So here I was, standing in front of my television, hands clenched with excitement, and suddenly the whole world got quiet. It’s the quiet you hear very few times in your life, for seconds that seem to stretch on forever. It’s the quiet you hear before greatness strikes. Before Kerri Strug landed that fateful vault on one leg  in the 1996 Olympics.Before Aaron Boone hit that home run in the 2003 ALCS. Before the Red Sox won the World Series after the 86 year drought. Before Nadia Comaneci’s perfect 10. Before the Giants won the Superbowl. It was that kind of quiet, which in the end is disrupted by cheers so loud they are deafening. That’s exactly what it was like. And then… history. The world erupted in cheers and the American swimmers rejoiced. I rejoiced for them. Americans everywhere felt proud of these men. It was one of the greatest relays in history. Not only did they beat the French in great fashion, to add insult to injury, they broke their world record while they were at it. French ended up in second and the Australians were in third.

        The only things going through my mind were Bernard's famous words, and surprisingly, lyrics of a song by Nelly, an artist I don’t really follow, which go something like: “I am number one, two is NOT a winner and three nobody remembers… I am number one.” Talk about pride. I am so proud of those men. Not only for beating the French (though I must admit that’s kind of part of it), but for making history. That was one of the greatest comebacks in swimming I have ever witnessed. Even the broadcasters had counted them out after the 300m turn. When asked about the French commentary, Michael Phelps  simply responded, “ We never say anything about those kind of comments, we just came here to take care of business, and that’s what we did.” He goes on to contend for a few other medals, in the hopes of breaking the record of the greatest swimmer in Olympic history. The only statement that truly needed to be made, was made by Lezak in that final stretch. The Americans hadn't won the 4x100m freestyle since 1996.  Their team time was 3:08:24. The French time was 3:08:32.  Americans took care of business in grand fashion. As they joined hands  and took the podium to listen to the American anthem, my chest swelled with pride, but the little kid in me wanted to point to the French and say, not so cocky now are ya? Today the Americans were the bigger men, and they were rewarded greatly for it.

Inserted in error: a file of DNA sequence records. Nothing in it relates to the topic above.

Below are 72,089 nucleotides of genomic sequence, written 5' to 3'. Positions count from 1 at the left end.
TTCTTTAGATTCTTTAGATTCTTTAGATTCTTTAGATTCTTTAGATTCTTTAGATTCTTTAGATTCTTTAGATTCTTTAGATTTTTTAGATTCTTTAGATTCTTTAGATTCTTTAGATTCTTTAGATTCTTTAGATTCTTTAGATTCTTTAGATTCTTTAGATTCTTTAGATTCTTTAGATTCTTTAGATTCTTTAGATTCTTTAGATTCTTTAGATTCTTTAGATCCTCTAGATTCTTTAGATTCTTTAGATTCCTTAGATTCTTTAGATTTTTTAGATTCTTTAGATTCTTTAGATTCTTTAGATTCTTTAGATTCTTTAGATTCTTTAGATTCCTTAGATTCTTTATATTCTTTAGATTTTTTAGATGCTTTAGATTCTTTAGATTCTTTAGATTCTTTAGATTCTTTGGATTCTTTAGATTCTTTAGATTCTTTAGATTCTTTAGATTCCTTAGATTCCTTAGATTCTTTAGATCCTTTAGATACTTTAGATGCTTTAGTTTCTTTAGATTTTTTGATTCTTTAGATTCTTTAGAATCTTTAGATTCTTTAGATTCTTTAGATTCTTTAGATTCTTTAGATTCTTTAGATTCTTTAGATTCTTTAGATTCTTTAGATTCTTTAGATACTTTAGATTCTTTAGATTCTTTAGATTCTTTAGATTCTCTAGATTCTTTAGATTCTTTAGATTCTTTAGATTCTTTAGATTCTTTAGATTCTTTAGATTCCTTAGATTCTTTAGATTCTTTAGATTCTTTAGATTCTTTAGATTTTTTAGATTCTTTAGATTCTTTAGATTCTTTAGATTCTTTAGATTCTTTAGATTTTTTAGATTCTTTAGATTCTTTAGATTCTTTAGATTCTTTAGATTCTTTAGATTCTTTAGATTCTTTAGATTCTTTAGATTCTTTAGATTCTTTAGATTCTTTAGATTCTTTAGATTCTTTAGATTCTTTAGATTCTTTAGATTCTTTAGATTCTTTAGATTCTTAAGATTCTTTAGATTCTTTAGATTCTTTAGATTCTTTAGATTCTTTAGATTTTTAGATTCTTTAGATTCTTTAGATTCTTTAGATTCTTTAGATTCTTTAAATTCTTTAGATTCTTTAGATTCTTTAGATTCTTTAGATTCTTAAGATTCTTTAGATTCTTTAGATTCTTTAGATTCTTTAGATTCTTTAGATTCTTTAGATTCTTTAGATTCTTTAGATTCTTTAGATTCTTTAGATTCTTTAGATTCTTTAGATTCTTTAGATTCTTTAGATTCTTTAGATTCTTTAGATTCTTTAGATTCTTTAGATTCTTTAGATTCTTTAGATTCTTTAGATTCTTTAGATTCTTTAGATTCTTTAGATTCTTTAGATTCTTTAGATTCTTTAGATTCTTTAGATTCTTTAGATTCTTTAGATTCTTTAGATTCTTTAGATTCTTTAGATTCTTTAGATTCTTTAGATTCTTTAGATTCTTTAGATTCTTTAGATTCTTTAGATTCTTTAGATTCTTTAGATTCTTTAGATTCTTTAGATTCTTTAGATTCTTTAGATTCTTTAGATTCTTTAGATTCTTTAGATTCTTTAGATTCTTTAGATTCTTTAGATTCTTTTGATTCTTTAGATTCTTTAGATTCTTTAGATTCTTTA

As an overjoyed Bob Costas said. “the French men bow down to the Americans.” Do they ever.